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The West enflamed Haiti’s nightmare Decades of foreign intervention have ended in chaos

Demonstrators protest in Port-au-Prince (RICHARD PIERRIN/AFP via Getty Images)

Demonstrators protest in Port-au-Prince (RICHARD PIERRIN/AFP via Getty Images)


August 23, 2023   5 mins

Yesterday, as television and radio sets across Haiti issued warnings about a tropical storm churning across the Caribbean Sea, its residents could be forgiven for wondering what they did to deserve such torment. Already the poorest country in the Western hemisphere, the Caribbean nation is currently in the grip of an unprecedented wave of gang warfare that has claimed more than 2,000 lives and forced 200,000 people to flee their homes. It is estimated that large portions of the country, including up to 80% of the capital Port-au-Prince, are now directly under gang control. The Haitian state and police have effectively been overrun, paralysing economic life and driving a surge in murders, kidnapping and sexual violence.

Amid this anarchy, Antonio Guterres, the United Nations Secretary-General, has called on the international community to deploy a “robust use of force” — in the form of a UN-sanctioned multinational peacekeeping mission — to disarm the gangs and restore law and order. After all, the situation in Haiti is, as Guterres put it, “nightmarish” — surely the Haitians would welcome a foreign military intervention with open arms? Not quite. When the Haitian government first called for an international mission at the end of last year, people took to the streets and social media to voice their opposition. For them, the brutal realities of gang warfare were less pressing than the country’s fraught relationship with its long history of foreign interventions and occupations — and the disastrous legacy they have left behind.

Haiti declared its independence from France in 1804, following a successful insurrection by self-liberated slaves. But foreign powers — first France, then the US — have undermined Haitian sovereignty ever since. Since America’s occupation of Haiti between 1915 and 1934, during which the country was transformed into an official US protectorate where atrocities against the local population were rampant, the country’s reins passed from one US-backed dictatorship to another until 1991. That year, following widespread political mobilisation, Jean-Bertrand Aristide, a former priest with strong anti-imperialist leanings, became Haiti’s first democratically elected president.

Within a few months, however, he was removed in a coup, which likely saw the involvement of the CIA. In 1994, amid huge protests, the Clinton administration helped restore Aristide to power, but not before getting him to sign an agreement to introduce market-oriented reforms in Haiti. Years later, Clinton himself admitted that these liberalisation policies had devastating consequences for the poor Haitian economy: “It was a mistake… I had to live every day with the consequences of the loss capacity to produce a rice crop in Haiti to feed [its] people because of what I did, nobody else.”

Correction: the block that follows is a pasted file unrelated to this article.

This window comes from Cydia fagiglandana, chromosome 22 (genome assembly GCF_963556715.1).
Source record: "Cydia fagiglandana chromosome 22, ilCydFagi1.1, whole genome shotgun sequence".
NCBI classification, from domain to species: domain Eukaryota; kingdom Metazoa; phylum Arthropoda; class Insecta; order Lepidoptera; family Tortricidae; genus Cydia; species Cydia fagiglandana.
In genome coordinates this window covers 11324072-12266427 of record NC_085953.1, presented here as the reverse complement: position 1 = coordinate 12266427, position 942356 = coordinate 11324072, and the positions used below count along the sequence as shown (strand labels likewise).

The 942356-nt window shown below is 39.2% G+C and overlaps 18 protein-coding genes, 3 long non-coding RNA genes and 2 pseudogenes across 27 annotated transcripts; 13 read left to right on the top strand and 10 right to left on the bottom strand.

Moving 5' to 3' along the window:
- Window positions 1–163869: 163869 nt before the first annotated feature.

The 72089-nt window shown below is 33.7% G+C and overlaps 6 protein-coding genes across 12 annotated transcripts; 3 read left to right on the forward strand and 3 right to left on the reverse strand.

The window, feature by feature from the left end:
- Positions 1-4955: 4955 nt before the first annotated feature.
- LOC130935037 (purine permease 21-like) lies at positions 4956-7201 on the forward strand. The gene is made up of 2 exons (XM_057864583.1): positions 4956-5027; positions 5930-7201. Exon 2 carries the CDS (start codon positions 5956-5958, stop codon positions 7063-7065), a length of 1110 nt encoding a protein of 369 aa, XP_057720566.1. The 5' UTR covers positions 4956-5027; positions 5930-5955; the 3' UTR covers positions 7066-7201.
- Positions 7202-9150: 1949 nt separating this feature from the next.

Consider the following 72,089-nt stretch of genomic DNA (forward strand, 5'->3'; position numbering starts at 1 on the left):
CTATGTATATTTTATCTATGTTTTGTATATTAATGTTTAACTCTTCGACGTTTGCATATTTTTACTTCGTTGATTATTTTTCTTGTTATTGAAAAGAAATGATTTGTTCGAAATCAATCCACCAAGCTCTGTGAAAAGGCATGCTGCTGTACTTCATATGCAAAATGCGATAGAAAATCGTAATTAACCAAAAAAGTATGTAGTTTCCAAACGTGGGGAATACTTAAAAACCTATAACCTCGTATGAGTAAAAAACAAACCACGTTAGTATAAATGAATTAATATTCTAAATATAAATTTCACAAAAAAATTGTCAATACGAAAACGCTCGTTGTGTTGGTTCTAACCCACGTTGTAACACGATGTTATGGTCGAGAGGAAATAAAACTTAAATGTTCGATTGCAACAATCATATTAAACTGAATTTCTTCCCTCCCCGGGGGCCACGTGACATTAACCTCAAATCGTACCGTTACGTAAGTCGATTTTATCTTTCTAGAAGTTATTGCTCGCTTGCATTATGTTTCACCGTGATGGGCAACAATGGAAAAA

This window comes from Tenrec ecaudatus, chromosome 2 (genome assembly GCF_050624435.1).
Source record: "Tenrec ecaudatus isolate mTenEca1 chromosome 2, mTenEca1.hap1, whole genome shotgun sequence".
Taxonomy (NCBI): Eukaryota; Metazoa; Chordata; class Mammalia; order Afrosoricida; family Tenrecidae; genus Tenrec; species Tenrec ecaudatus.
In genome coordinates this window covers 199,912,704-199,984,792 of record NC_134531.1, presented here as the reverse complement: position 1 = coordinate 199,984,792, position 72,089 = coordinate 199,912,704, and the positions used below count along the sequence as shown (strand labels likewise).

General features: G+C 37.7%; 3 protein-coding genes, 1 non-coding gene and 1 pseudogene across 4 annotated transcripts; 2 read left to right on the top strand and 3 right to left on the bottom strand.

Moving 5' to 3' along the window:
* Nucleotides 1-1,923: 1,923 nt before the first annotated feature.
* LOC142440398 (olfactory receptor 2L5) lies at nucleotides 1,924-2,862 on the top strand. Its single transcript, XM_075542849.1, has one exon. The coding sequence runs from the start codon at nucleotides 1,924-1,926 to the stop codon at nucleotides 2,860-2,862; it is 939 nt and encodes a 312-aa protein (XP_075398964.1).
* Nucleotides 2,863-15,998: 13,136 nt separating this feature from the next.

After stepping aside in favour of a close ally in 1996, Aristide returned to office in 2001 in a landslide victory. Three years later, though, he was ousted in yet another coup d’état, after Right-wing ex-army paramilitary units invaded the country from across the Dominican border. Aristide and many others have alleged that the United States had a role in orchestrating the coup against him. At the time, he claimed that US forces, promptly deployed to Haiti, effectively kidnapped him and brought him out of the country against his will. “The way I see it is [US soldiers] came to his house, uninvited,” said Maxine Waters, a Democratic Congresswoman close to Aristide. “They had not only the force of the embassy but the Marines with them. They made it clear that he had to go now or he would be killed.”

The US has always denied that it had anything to do with the 2004 coup or that it forcibly removed Aristide from the country, claiming he acted of his own will. But in 2002, none other than the French ambassador to Haiti at the time told the New York Times that France and the United States had “effectively orchestrated ‘a coup’ against Aristide” by pressuring him to step down and forcing him into exile.

In his place, a transitional government took over, which petitioned the UN Security Council for the intervention of an international peacekeeping force. A few months later, the UN officially launched its “Stabilisation Mission” in the country, comprising a 7,000-strong force led by Brazil and backed by several other countries. However, despite its presence, and the return of formal democratic rule following the 2006 elections, Haiti has continued to be plagued by violence. Several natural disasters, most notably the 2010 earthquake, which killed around 250,000 people, made the situation even worse.

The country was plunged into even further violence following the assassination, in 2021, of President Jovenel Moïse, who had become deeply unpopular amid fuel shortages and spiralling inflation. The 53-year-old president was shot dead inside his home by a group of mercenaries — allegedly 26 Colombians and two Haitian Americans. Two years later many questions remain concerning the true motives behind the murder and its potential masterminds. Not a single person has been charged for the crime in Haiti, while only one person — a Haitian-Chilean businessman — has been sentenced in the US.

In the vacuum left by his death, a power struggle ensued between Claude Joseph, the country’s acting prime minister, and Ariel Henry, a neurologist by training, who was named prime minister by Moïse just two days before his murder but was never officially sworn in. Major foreign powers, as well as the Organization of American States and the United Nations, backed Henry, who was officially sworn in shortly thereafter.